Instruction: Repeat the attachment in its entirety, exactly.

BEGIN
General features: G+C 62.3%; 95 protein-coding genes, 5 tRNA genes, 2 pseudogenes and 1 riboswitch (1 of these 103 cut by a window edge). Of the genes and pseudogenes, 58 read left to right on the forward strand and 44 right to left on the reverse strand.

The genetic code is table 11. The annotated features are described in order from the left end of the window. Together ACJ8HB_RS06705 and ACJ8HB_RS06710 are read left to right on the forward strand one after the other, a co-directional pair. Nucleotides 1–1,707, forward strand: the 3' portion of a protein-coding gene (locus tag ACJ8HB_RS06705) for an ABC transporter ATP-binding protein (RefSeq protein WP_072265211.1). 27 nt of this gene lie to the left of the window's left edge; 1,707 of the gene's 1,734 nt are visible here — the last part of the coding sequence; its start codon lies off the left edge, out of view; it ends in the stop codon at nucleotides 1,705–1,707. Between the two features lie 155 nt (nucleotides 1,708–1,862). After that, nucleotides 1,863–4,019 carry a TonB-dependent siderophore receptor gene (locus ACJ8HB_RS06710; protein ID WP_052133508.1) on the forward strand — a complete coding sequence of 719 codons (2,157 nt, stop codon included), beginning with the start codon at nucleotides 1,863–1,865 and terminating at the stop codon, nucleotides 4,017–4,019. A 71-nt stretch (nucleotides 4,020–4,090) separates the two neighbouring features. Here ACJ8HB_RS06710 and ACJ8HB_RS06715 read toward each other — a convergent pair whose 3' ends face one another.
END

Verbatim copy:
General features: G+C 62.3%; 95 protein-coding genes, 5 tRNA genes, 2 pseudogenes and 1 riboswitch (1 of these 103 cut by a window edge). Of the genes and pseudogenes, 58 read left to right on the forward strand and 44 right to left on the reverse strand.

The genetic code is table 11. The annotated features are described in order from the left end of the window. Together ACJ8HB_RS06705 and ACJ8HB_RS06710 are read left to right on the forward strand one after the other, a co-directional pair. Nucleotides 1–1,707, forward strand: the 3' portion of a protein-coding gene (locus tag ACJ8HB_RS06705) for an ABC transporter ATP-binding protein (RefSeq protein WP_072265211.1). 27 nt of this gene lie to the left of the window's left edge; 1,707 of the gene's 1,734 nt are visible here — the last part of the coding sequence; its start codon lies off the left edge, out of view; it ends in the stop codon at nucleotides 1,705–1,707. Between the two features lie 155 nt (nucleotides 1,708–1,862). After that, nucleotides 1,863–4,019 carry a TonB-dependent siderophore receptor gene (locus ACJ8HB_RS06710; protein ID WP_052133508.1) on the forward strand — a complete coding sequence of 719 codons (2,157 nt, stop codon included), beginning with the start codon at nucleotides 1,863–1,865 and terminating at the stop codon, nucleotides 4,017–4,019. A 71-nt stretch (nucleotides 4,020–4,090) separates the two neighbouring features. Here ACJ8HB_RS06710 and ACJ8HB_RS06715 read toward each other — a convergent pair whose 3' ends face one another.